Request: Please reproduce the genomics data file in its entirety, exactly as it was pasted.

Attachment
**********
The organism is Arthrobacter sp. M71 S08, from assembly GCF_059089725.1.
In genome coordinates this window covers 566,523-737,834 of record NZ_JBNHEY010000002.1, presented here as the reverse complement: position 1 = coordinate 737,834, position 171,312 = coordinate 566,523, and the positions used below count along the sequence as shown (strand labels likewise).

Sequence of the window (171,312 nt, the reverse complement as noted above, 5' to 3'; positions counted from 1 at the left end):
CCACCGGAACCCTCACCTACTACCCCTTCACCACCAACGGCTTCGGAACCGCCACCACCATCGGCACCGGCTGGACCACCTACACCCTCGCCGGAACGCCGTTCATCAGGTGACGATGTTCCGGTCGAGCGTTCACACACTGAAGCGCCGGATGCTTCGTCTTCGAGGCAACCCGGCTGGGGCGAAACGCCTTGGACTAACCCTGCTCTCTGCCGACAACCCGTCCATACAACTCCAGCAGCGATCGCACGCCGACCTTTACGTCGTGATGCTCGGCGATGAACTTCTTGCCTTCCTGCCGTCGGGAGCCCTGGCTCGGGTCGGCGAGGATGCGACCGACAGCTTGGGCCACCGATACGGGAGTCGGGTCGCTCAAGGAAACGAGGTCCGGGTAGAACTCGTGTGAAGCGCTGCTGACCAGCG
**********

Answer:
The organism is Arthrobacter sp. M71 S08, from assembly GCF_059089725.1.
In genome coordinates this window covers 566,523-737,834 of record NZ_JBNHEY010000002.1, presented here as the reverse complement: position 1 = coordinate 737,834, position 171,312 = coordinate 566,523, and the positions used below count along the sequence as shown (strand labels likewise).

Sequence of the window (171,312 nt, the reverse complement as noted above, 5' to 3'; positions counted from 1 at the left end):
CCACCGGAACCCTCACCTACTACCCCTTCACCACCAACGGCTTCGGAACCGCCACCACCATCGGCACCGGCTGGACCACCTACACCCTCGCCGGAACGCCGTTCATCAGGTGACGATGTTCCGGTCGAGCGTTCACACACTGAAGCGCCGGATGCTTCGTCTTCGAGGCAACCCGGCTGGGGCGAAACGCCTTGGACTAACCCTGCTCTCTGCCGACAACCCGTCCATACAACTCCAGCAGCGATCGCACGCCGACCTTTACGTCGTGATGCTCGGCGATGAACTTCTTGCCTTCCTGCCGTCGGGAGCCCTGGCTCGGGTCGGCGAGGATGCGACCGACAGCTTGGGCCACCGATACGGGAGTCGGGTCGCTCAAGGAAACGAGGTCCGGGTAGAACTCGTGTGAAGCGCTGCTGACCAGCG